There’s one question on the lips of most teams competing at the Hockey World Cup: What has Germany been up to?

Such has been the secrecy over the preparations for the quadrennial even that, on the eve of the tournament, an Australian hockey player wondered what the Olympic bronze medalists will unleash when they step on the turf at the Kalinga Stadium. A member of Dutch coaching staff also joked about spying the team’s preparations.

“It’s good to have such mystery around us, no?” laughed striker Florian Fuchs.

Germany’s preparation for the Hockey World Cup has been shrouded in secrecy – more by accident than design.

After playing the World League Finals at the Kalinga Stadium in Bhubaneswar last December, Germany have barely played any international hockey.

They traditionally do not compete at the Sultan Azlan Shah Cup and were declined a wild card for the FIH Men’s Champions Trophy in Breda last June. It means that among the top contenders for this World Cup, Germany are the least ‘scrutinised.’

“There weren’t many tournaments to play. And I think because we have played less, many teams will perhaps not have had the chance to scout our players. But I don’t think it matters much. Our players have been active at the club and continental level so all teams would have done their homework,” Fuchs said.

Spadework for the World Cup

Germany have changed their approach to preparing for the World Cup this year. Going into the previous edition at The Hague, the Germans trained together every week and played club matches on the weekends.

That, Fuchs said, left the players exhausted by the time the tournament began and they eventually finished sixth – their worst performance ever at the Hockey World Cup.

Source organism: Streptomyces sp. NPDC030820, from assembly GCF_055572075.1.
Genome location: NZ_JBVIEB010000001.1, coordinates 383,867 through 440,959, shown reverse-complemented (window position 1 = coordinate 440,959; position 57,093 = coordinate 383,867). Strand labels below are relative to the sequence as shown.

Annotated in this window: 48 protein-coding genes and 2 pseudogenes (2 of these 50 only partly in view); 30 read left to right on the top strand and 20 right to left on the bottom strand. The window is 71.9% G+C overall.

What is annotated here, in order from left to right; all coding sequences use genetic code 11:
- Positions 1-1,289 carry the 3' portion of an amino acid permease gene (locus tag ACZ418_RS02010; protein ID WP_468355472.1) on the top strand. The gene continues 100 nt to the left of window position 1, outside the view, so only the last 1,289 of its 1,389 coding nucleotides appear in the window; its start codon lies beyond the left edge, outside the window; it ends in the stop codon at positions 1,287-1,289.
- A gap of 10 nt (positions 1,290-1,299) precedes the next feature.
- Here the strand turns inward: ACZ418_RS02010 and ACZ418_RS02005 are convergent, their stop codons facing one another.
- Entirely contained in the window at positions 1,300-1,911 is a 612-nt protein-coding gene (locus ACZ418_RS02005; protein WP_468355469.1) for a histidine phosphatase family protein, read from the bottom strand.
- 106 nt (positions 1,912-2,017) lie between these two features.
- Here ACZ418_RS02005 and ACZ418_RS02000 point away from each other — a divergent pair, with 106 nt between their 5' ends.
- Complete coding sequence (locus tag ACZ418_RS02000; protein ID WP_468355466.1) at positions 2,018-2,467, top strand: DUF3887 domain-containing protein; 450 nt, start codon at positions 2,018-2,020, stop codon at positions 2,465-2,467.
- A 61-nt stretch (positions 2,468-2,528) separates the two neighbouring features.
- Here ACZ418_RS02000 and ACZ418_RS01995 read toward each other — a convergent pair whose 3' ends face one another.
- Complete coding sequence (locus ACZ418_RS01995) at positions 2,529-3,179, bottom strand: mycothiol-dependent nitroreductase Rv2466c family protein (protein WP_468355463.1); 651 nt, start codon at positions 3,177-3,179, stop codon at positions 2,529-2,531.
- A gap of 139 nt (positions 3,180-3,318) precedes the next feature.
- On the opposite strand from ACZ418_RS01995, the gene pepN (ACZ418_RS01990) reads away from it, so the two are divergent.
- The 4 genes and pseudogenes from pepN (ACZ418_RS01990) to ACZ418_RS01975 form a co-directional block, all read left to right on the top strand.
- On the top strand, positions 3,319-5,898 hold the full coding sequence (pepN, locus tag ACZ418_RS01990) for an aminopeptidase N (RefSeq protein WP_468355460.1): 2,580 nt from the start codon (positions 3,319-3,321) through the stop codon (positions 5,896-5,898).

“Four years ago, we trained a lot during the week and everyone was exhausted. So this time, we changed our strategy and it seems to be working. We are all mentally fresh, we figured,” Fuchs says.

Instead of training together every week, Fuchs said they have decentralized their programme.

“We trained a lot together during the summer and then had a break because of the club season. Unlike the Dutch or the Belgian teams, we didn’t train every week. It was more decentralized and in cities all over Germany. Germany is bigger and you can’t meet every week. You have to play Bundesliga every weekend too so it’s not possible,” he said.

Exercising precaution 

Fuchs said the group is happy with the progress made in a ‘short period of time’ and are confident of improving their performance from four years ago. However, there remains a small concern for them.

At the Hockey World League Finals last year, the Germans were hit by a mystery illness. Almost half-a-dozen players were ruled out of action and they played the bronze medal match against India without any substitutes while their goalkeeper Mark Appel was forced to start as a centre forward to ensure they had 11 players on field to start the match.

To make sure such a scenario does not arise again, Fuchs said they have taken extra precautions this time, like taking medication before leaving for Bhubaneswar.

He, however, added they look back at that match fondly for the heroic performance put up by the team.

“That was a crazy match. We derive a lot of inspiration from it and hope to repeat a similar performance against a packed stadium this time,” Fuchs said.

World Cup Squadron

Germany come into the tournament with one of the youngest and most inexperienced squads. The two-time world champions have a squad with an average age of 25 and 12 out of the 18 members in the squad will be competing in this tournament for the first time. Fuchs insisted the inexperience will not be a disadvantage and added that all players are feeling mentally fresh.

Germany will take on Pakistan in their first match on 1 December, before facing Holland on 5 December and finishing the group stage by playing Malaysia on 9 December.

Germany Team and Player Stats: 

  • World Rank : 6
  • Last Appearance: 2014 (6th)
  • Head Coach : Stefan Kermas
  • Goalkeepers : Mark Appel
  • Most Capped Player : Tobias Hauke (297)
  • Youngest Player : Timm Herzbruch & Johannes Grobe (21)
  • Oldest Player : Tobias Hauke (31)

Full Squad: Mark Appel, Tobias Walter,Florian Fuchs, Benedikt Furk, Mats Grambusch, Tom Grambusch, Johannes Grobe, Martin Haner, Tobias Hauke, Timm Herzbruch, Dieter Linnekogel, Marco Miltkau, Matthias Muller, Dan Nguyen Luong, Christopher Ruhr, Ferdinand Weinke, Nikias Wellen, Lukas Windfeder